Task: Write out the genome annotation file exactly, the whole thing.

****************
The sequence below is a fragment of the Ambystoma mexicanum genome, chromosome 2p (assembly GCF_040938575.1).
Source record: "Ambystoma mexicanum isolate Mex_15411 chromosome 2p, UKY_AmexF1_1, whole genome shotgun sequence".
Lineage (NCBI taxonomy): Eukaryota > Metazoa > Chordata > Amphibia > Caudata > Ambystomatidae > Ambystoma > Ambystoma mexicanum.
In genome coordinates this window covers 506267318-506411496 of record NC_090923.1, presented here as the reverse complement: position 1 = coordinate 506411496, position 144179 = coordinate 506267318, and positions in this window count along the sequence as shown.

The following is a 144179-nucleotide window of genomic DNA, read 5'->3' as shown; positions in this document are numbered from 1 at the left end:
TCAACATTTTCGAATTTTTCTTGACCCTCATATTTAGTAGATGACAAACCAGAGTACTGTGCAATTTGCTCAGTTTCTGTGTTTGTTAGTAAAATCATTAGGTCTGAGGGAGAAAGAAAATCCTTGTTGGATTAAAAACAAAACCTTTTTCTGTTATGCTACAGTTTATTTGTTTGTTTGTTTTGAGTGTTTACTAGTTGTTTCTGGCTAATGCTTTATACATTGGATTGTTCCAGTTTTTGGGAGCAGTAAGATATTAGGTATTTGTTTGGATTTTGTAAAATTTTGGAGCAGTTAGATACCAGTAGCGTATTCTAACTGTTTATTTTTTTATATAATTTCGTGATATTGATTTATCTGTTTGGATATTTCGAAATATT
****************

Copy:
The sequence below is a fragment of the Ambystoma mexicanum genome, chromosome 2p (assembly GCF_040938575.1).
Source record: "Ambystoma mexicanum isolate Mex_15411 chromosome 2p, UKY_AmexF1_1, whole genome shotgun sequence".
Lineage (NCBI taxonomy): Eukaryota > Metazoa > Chordata > Amphibia > Caudata > Ambystomatidae > Ambystoma > Ambystoma mexicanum.
In genome coordinates this window covers 506267318-506411496 of record NC_090923.1, presented here as the reverse complement: position 1 = coordinate 506411496, position 144179 = coordinate 506267318, and positions in this window count along the sequence as shown.

The following is a 144179-nucleotide window of genomic DNA, read 5'->3' as shown; positions in this document are numbered from 1 at the left end:
TCAACATTTTCGAATTTTTCTTGACCCTCATATTTAGTAGATGACAAACCAGAGTACTGTGCAATTTGCTCAGTTTCTGTGTTTGTTAGTAAAATCATTAGGTCTGAGGGAGAAAGAAAATCCTTGTTGGATTAAAAACAAAACCTTTTTCTGTTATGCTACAGTTTATTTGTTTGTTTGTTTTGAGTGTTTACTAGTTGTTTCTGGCTAATGCTTTATACATTGGATTGTTCCAGTTTTTGGGAGCAGTAAGATATTAGGTATTTGTTTGGATTTTGTAAAATTTTGGAGCAGTTAGATACCAGTAGCGTATTCTAACTGTTTATTTTTTTATATAATTTCGTGATATTGATTTATCTGTTTGGATATTTCGAAATATT